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 Your Dogs Health

 

Your Dogs Health

In this section you will find help and advice about your dogs health

 

 

 

 

 

 

 

 

 

 

Below are some hints and tips for the first time dog owner or click on dog health problems

 

 

 

 

 

These few notes are intended for anyone who hasn't owned a dog before and will hopefully point you in the right direction. Most of what you'll need to know can be found in one of the good reference books such as "The RSPCA Complete Dog Care Manual" by Dr Bruce Fogle. It offers straightforward and reliable advice on all aspects of care and should be available from most public libraries.

Feeding

When your new dog arrives it's usually best to continue with the same food it's become familiar with at the kennels or previous home. Sudden changes of diet can cause upsets so it is worth asking for as much detail as possible. If you want to change to another type of food do this gradually over several days or weeks.

Dogs are not true carnivores so as well as the protein provided by meat they require carbohydrates from dog-meal or similar for energy. Most will thrive on a good-quality commercial dog-food containing a proper balance of protein, fat, carbohydrates and vitamins.

The main choice in commercial foods is between tinned, dry, or semi-moist foods. Tinned food is either 'supplementary', which needs to be balanced by the addition of dog-meal, or 'complete', which does not. Dry "kibbled" food has the advantage of helping to keep teeth clean and is always sold as 'complete' but may need the addition of water. Fresh water should always be available with all foods.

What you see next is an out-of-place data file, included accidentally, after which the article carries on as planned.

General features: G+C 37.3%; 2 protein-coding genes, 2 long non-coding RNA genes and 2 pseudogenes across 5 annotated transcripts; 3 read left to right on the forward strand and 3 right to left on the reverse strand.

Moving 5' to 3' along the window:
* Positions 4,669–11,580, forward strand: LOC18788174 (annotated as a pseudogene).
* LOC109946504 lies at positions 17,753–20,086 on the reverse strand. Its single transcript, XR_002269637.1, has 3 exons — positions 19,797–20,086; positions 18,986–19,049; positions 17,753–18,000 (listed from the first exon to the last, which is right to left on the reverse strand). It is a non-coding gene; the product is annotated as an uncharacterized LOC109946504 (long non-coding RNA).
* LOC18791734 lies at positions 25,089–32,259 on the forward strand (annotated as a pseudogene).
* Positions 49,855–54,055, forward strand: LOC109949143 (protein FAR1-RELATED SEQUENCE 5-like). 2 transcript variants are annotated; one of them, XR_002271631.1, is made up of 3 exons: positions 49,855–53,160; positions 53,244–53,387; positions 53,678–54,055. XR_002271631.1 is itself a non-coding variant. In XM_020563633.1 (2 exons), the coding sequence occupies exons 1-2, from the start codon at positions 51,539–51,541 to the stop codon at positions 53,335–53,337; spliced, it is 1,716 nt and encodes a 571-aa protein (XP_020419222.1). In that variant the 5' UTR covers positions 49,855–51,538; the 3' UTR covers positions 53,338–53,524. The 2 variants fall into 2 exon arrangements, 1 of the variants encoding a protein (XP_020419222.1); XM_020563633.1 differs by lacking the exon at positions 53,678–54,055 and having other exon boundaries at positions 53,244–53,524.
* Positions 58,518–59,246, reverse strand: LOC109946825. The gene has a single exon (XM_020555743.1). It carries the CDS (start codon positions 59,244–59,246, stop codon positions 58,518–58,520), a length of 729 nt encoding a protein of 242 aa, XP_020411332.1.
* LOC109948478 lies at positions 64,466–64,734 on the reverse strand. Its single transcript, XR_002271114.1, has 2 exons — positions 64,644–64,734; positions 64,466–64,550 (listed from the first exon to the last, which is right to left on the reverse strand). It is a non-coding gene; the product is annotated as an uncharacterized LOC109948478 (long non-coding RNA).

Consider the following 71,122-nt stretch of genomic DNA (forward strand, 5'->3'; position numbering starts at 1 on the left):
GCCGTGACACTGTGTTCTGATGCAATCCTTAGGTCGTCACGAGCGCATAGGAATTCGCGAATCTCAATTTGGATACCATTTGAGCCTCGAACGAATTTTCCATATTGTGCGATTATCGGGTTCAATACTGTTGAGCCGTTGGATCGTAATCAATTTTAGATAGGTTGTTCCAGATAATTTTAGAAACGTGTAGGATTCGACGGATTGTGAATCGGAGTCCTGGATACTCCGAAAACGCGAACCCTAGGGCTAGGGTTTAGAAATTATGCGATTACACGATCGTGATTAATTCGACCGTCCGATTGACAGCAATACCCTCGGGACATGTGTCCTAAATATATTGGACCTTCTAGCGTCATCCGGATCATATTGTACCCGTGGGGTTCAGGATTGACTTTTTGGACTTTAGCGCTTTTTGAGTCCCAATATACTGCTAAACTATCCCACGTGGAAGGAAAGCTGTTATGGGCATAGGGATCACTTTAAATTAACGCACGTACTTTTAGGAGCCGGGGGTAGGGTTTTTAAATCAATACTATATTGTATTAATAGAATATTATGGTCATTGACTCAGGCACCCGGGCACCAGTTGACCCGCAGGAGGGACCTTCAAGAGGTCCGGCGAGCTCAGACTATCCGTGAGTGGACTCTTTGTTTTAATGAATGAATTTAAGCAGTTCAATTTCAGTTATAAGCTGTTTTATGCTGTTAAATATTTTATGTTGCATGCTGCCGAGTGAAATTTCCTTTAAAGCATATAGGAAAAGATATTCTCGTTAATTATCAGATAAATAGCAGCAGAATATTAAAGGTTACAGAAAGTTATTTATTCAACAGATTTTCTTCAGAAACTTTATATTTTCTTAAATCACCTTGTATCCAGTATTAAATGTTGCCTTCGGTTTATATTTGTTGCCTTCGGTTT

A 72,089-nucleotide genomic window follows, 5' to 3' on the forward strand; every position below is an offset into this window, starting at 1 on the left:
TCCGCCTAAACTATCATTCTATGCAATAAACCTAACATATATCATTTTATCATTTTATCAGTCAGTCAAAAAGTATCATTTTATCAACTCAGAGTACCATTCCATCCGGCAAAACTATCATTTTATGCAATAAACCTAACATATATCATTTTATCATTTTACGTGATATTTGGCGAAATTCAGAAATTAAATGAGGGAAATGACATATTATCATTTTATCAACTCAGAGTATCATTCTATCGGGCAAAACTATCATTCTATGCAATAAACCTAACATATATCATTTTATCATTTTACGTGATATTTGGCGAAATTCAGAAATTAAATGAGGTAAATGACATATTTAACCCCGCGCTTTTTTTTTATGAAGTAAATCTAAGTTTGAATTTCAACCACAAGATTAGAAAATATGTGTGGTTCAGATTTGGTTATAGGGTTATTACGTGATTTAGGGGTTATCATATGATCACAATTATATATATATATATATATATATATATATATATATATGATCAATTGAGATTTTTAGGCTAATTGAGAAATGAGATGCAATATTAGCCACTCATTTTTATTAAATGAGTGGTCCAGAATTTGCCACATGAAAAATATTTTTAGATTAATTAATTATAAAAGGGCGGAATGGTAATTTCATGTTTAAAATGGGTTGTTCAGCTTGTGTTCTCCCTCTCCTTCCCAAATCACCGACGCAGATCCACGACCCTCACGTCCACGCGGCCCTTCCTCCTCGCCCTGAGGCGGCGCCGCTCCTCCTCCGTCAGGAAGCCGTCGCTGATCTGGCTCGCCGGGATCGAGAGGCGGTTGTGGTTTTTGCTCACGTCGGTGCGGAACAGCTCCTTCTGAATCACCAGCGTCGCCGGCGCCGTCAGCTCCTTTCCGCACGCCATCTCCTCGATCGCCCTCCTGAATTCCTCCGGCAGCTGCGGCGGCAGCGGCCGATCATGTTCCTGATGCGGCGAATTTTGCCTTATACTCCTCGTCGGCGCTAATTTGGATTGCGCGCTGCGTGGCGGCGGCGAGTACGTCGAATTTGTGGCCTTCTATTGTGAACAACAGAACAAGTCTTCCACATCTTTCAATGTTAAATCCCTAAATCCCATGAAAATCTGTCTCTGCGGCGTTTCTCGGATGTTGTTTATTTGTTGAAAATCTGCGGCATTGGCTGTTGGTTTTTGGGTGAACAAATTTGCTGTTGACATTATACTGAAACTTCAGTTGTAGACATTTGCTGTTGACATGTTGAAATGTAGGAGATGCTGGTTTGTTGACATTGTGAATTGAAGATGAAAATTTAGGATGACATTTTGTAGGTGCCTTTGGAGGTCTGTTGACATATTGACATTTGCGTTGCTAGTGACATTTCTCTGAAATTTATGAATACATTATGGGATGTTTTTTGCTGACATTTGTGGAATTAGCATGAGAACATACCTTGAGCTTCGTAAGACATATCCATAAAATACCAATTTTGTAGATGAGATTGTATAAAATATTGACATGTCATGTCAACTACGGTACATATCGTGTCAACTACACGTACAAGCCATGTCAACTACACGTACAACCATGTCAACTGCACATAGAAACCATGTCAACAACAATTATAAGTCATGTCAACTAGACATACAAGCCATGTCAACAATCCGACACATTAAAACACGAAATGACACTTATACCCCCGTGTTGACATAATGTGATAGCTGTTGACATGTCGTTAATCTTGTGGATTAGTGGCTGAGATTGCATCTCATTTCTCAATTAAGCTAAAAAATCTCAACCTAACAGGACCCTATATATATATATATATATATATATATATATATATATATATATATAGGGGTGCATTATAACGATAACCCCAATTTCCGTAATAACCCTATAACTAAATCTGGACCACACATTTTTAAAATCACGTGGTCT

Whichever you use you should read the packaging for instructions and several manufacturers offer a free-phone advice line if you're unsure. Cat-food is not formulated for dogs and isn't suitable for them.

Many owners choose to feed their own specially-prepared fresh food and while this doesn't need to be expensive it does require more time and care to maintain a proper balance. Meat such as heart and liver should only be fed in moderate quantities. Pasta or rice is a useful source of carbohydrates.